Archives of Microbiology

, Volume 136, Issue 4, pp 275–280 | Cite as

Transfection of Mycobacterium smegmatis SN2 with mycobacteriophage I3 DNA

  • S. Sadashiva Karnik
  • K. P. Gopinathan
Original Papers


Mycobacterium smegmatis SN2 does not exhibit natural competence for the uptake of phage I3 DNA. Competence can artificially be induced by treatment with glycine or CaCl2, and the combination of both is even more effective. The efficiency of transfection can be improved by inclusion of protamine sulphate and heterologous RNA in the system. From 32P DNA uptake studies the major barrier for the entry of DNA has been found to be the complex cell wall. The efficiency of transfection calculated on the basis of fraction of DNA which has entered the cell is comparable to that of other bacterial systems. The phage development takes a longer time (7 h for one cycle) after transfection, as compared to infection (4 h).

Key words

Transfection Mycobacterium smegmatis Mycobacteriophage I3 Calcium sensitization Glycine sensitization Protamine sulfate Exogenous RNA DNA uptake 


Unable to display preview. Download preview PDF.

Unable to display preview. Download preview PDF.


  1. Bailey AD, Fry BA (1968) Effect of ribonucleic acid on the infectivity of phage DNA. Biochim Biophys Acta 166:726–728Google Scholar
  2. Barksdale L, Kim KS (1977) Mycobacterium. Bacteriol Rev 41:217–372Google Scholar
  3. Boling ME, Setlow JK, Allison DP (1972) Bacteriophage of Haemophilus influenzae. I. Differences between infection by whole phage, extracted DNA and prophage DNA extracted from lysogenic cells. J Mol Biol 63:335–348Google Scholar
  4. Chater KF, Hopwood DA, Kieser T, Thompson CJ (1982) Gene cloning in Streptomyces. In: Hofschneider PH, Goebel W (eds) Current topics in microbiol immunol, vol 96: Gene cloning in organisms other than E. coli. Springer, Berlin Heidelberg New York, pp 69–95Google Scholar
  5. Friedman EA, Smith HO (1972) An adenosine triphosphate-dependent deoxy-ribonuclease from Haemophilus influenzae Rd. J Biol Chem 247:2859–2865Google Scholar
  6. Grange JM (1975) The genetics of mycobacteria and mycobacteriophages. Tubercle 56:227–238Google Scholar
  7. Green DM (1966) Intracellular inactivation of infective SP82 bacteriophage DNA. J Mol Biol 22:1–13Google Scholar
  8. Hotz G, Mauser R (1969) Infections DNA from coliphage T1. I. Some properties of spheroplast assay system. Molec Gen Genetic 104:178–194Google Scholar
  9. Karnik SS, Gopinathan KP (1980) Possible involvement of a calciumstimulated ATP-hydrolyzing activity associated with mycobacteriophage I3 in the DNA injection process. J Virol 33:969–975Google Scholar
  10. Mandel M, Higa A (1970) Calcium-dependent bacteriophage DNA infection. J Mol Biol 53:159–162Google Scholar
  11. Nakamura RM (1970) Transfection of Mycobacterium smegmatis in an acid medium. In: Juhasz SE, Plummer G (eds) Hostvirus relationships in Mycobacterium, Nocardia, and Actinomyces. Charles C. Thomas, Springfield, Ill., pp 166–178Google Scholar
  12. Norgard MV, Imaeda T (1978) Physiological factors involved in the transfection of Mycobacterium smegmatis. J Bacteriol 133:1254–1262Google Scholar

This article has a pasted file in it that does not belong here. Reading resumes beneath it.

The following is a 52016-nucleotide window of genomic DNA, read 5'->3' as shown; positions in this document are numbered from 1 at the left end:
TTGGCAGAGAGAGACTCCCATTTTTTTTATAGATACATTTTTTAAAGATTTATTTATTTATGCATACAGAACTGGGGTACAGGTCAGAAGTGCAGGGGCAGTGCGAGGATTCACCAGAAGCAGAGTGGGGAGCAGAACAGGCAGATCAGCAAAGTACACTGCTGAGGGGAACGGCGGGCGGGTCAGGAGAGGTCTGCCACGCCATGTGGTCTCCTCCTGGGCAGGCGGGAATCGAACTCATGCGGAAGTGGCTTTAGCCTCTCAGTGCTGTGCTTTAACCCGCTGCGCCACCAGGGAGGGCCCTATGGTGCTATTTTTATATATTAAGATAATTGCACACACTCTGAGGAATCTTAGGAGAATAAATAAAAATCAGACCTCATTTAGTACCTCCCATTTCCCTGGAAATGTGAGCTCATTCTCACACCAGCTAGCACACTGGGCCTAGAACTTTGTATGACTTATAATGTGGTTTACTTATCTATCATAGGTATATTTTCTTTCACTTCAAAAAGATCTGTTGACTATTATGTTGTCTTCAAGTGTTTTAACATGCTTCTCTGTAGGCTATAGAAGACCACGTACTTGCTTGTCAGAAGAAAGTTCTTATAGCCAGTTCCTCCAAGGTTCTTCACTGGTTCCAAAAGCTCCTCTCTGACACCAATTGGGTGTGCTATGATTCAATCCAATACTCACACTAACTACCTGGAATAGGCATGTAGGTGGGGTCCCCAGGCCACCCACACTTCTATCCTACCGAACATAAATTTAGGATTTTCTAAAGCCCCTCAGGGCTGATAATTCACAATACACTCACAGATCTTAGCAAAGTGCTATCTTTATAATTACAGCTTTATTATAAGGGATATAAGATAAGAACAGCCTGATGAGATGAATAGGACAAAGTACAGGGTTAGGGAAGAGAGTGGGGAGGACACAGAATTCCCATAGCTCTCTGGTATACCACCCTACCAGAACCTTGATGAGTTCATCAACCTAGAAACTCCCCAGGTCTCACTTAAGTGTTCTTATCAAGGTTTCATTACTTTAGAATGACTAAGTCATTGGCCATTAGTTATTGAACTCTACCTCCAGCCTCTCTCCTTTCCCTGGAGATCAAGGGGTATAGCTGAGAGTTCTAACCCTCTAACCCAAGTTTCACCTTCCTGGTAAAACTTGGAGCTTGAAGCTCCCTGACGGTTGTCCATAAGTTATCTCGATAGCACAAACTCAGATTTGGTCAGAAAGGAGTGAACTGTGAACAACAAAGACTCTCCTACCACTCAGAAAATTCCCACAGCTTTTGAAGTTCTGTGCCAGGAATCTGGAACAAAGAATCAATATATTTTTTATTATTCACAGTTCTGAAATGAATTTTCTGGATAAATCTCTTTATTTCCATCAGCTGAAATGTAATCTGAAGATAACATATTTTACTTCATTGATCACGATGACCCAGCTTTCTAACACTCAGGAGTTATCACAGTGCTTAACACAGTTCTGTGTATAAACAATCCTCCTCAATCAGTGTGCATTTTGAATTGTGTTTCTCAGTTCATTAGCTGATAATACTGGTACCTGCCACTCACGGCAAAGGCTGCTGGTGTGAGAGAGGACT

13. Notani NK, Setlow JK (1974) Mechanism of Bacterial transformation and transfection. Progress in nucleic acid research and molecular biology, vol 14. Academic Press, New York, pp 39–100Google Scholar
  14. Notani NK, Setlow JK, Allison DP (1973) Intracellular events during Infection by Haemophilus influenzae phage and transfection by its DNA. J Mol Biol 75:581–599Google Scholar
  15. Rieber M, Imaeda T (1970) The uptake of mycobacteriohpage DNA and other polynucleotides by mycobacteria. In: Juhasz SE, Plummer G (eds) Host-virus relationships in Mycobacterium, Nocardia and Actinomyces. Charles C. Thomas, Springfield, Ill., pp 144–151Google Scholar
  16. Sadhu C, Gopinathan KP (1982) A rapid procedure for the isolation of spheroplasts from Mycobacterium smegmatis. FEMS Microbiol Letters 15:19–22Google Scholar
  17. Smull CE, Ludwig EH (1962) Enhancement of plaque forming capacity of poliovirus ribonucleic acid with basic proteins. J Bacteriol 84:1035–1040Google Scholar
  18. Spatz M Ch, Trautner TA (1971) The role of recombination in transfection of B. subtilis. Moles Gen Genetics 113:174–194Google Scholar
  19. Tokunaga T, Sellers MI (1964) Infection of Mycobacterium smegmatis with D29 phage DNA. J Exp Med 119:139–149Google Scholar
  20. Tokunaga T, Sellers MI (1970) Transfection of amino acid-sensitized mycobacteria. In: Juhasz SE, Plummer G (eds) Host-virus relationships in Mycobacterium, Nocardia and Actinomyces. Charles C. Thomas, Springfield, Ill, pp 152–165Google Scholar
  21. Wackernagel W (1972) An improved spheroplast assay for λ DNA and the influence of the bacterial genotype on the transfection rate. Virology 48:94–103Google Scholar
  22. Winder FG, Coughlan MP (1969) A nucleoside triphosphate-dependent deoxyribonucleic acid-breakdown system in Mycobacterium smegmatis, and the effect of ion limitation on the activity of this system. Biochem J 111:679–687Google Scholar

Copyright information

© Springer-Verlag 1983

Authors and Affiliations

  • S. Sadashiva Karnik
    • 1
  • K. P. Gopinathan
    • 1
  1. 1.Microbiology and Cell Biology LaboratoryIndian Institute of ScienceBangaloreIndia

Personalised recommendations